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The final of the ICC Champions Trophy was washed out on Sunday night after a heavy thunderstorm interrupted play shortly after the start of the second innings.
Within minutes the outfield was awash with water, and play could not be resumed before the official cut-off time of 8.38pm.
Although it was a huge disappointment for the 30,000 spectators that had crammed into the stadium, the match will at least be played from scratch on Monday.
Nevertheless, it was a terrific shame as the match looked set for an intriguing finale after Sri Lanka scored 244 in the first innings.
India probably held the initiative with their strong batting line-up, but had Sri Lanka bowled and fielded like they had against the Australians, the match would have been very close.
In the afternoon, Sri Lanka started confidently after winning the toss, with Marvan Atapattu (34) and Sanath Jayasuriya (74) adding 65 in 77 balls for the first wicket.
Atapattu, looking confident after his half-century against Australia, took the lead, driving through the covers on the up with a classical high elbow and square-cutting precisely.
Javagal Srinath, who arrived in Colombo during the middle of the night and bowled like a man suffering from jet-lag, conceded 36 runs in his opening five-over burst.
At the other end, Zaheer Khan was once again impressive, bowling with pace and accuracy on another slow-paced Premadasa pitch.
Jayasuriya was more circumspect than his right-handed partner, clearly determined to continue his prolific run and ensure that Sri Lanka posted a competitive score.
But Harbhajan Singh, who was introduced in the 13th over of the innings, starting with a wicket maiden, checked Sri Lanka's progress. Atapattu, having failed to score for the previous four deliveries, tried to sweep in front of square and was brilliantly caught on the second attempt by Ajit Agarkar at short mid-wicket.
Harbhajan carried on economically, encouraging the early introduction of Virender Sehwag, who also bowled tightly as Jayasuriya and Sangakkara looked to consolidate on their quick start.
When Sourav Ganguly turned to Sachin Tendulkar, Jayasuriya briefly broke free of the spinners' shackles with two leg-side boundaries. As the left-hander moved past fifty for the 51st time in his career, Sri Lanka started to gather momentum.
After 30 overs, the hosts were 148 for one, looking set for a score in excess of 275. But Agarkar's second spell accounted for Jayasuriya as Harbhajan grabbed a brilliant catch, running backwards at mid-off, and ending a 90-run partnership from 107 balls.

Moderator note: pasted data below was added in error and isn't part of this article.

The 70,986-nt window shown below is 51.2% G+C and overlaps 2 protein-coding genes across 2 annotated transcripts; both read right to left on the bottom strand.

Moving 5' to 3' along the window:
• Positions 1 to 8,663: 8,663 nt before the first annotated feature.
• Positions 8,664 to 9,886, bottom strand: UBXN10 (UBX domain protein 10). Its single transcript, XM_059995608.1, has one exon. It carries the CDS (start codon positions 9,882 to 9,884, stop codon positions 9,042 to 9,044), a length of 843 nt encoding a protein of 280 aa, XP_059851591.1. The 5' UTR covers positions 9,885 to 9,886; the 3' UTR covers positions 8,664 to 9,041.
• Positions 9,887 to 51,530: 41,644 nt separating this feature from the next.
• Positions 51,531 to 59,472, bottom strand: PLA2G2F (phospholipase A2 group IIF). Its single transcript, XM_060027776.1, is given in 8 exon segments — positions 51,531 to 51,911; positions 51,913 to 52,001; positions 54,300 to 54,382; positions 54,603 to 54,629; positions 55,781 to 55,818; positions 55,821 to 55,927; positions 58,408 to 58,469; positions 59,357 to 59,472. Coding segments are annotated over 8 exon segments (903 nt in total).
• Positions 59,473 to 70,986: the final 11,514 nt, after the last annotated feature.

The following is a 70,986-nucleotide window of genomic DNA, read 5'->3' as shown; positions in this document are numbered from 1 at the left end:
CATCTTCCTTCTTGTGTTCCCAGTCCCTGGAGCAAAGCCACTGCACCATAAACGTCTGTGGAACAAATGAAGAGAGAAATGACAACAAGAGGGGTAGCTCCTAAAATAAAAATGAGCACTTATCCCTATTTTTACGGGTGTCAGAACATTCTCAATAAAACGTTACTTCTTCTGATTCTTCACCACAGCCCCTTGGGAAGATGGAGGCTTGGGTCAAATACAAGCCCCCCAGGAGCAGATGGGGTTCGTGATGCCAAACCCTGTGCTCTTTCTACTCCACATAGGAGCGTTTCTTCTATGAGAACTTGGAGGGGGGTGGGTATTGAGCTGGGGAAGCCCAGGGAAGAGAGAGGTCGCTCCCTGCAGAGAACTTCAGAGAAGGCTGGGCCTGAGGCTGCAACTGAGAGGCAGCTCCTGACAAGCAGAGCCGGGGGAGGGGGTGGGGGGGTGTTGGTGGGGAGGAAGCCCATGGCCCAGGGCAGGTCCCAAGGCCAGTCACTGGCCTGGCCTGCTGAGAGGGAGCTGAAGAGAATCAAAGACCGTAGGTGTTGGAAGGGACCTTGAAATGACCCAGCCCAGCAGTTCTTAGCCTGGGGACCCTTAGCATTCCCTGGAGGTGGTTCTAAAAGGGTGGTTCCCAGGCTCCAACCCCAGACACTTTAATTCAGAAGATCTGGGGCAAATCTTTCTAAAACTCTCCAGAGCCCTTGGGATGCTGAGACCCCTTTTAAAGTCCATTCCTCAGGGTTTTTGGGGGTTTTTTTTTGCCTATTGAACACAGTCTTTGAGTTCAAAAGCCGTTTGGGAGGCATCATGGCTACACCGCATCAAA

Aravinda de Silva, who announced on Friday that this would be his last game on Sri Lankan soil, then walked to the wicket to a standing ovation. But he failed to provide the capacity crowd with the fitting finale that they craved. Twice dropped on eight, he was eventually caught behind, having scored just 18. Nevertheless, the crowd rose to salute their hero, as de Silva waved his bat to all corners of the stadium and bid goodbye.
Meanwhile Sangakkara, who had started fluently with two boundaries, ground to a halt, eventually limping to his seventh one-day fifty before reverse-sweeping a catch to short fine-leg, almost in desperation. Between the 30th and 40th over Sri Lanka scored just 40 runs.
Mahela Jayawardene, who has hardly batted in this tournament, tried to kick-start the innings but found it difficult to time the soft white ball. When he pummelled a return catch back to a leaping Sachin Tendulkar, Sri Lanka were 212 for five and India had firmly grasped the initiative.
Russel Arnold and Chaminda Vaas made some use of the final four overs, scoring 42 from 26 balls to ensure that Sri Lanka got to a competitive total.
Earlier, India had made three changes to the side that defeated South Africa in the first semi-final, bringing in fast bowlers Srinath and Agarkar in place of the injured Ashish Nehra and an out-of-form Anil Kumble.
Left-hander Dinesh Mongia replaced V.V.S. Laxman and, surprisingly, opened the innings in place of skipper Ganguly. Sri Lanka had made one change, recalling pace bowler Dilhara Fernando with leg-spinner Upul Chandana the player to stand down.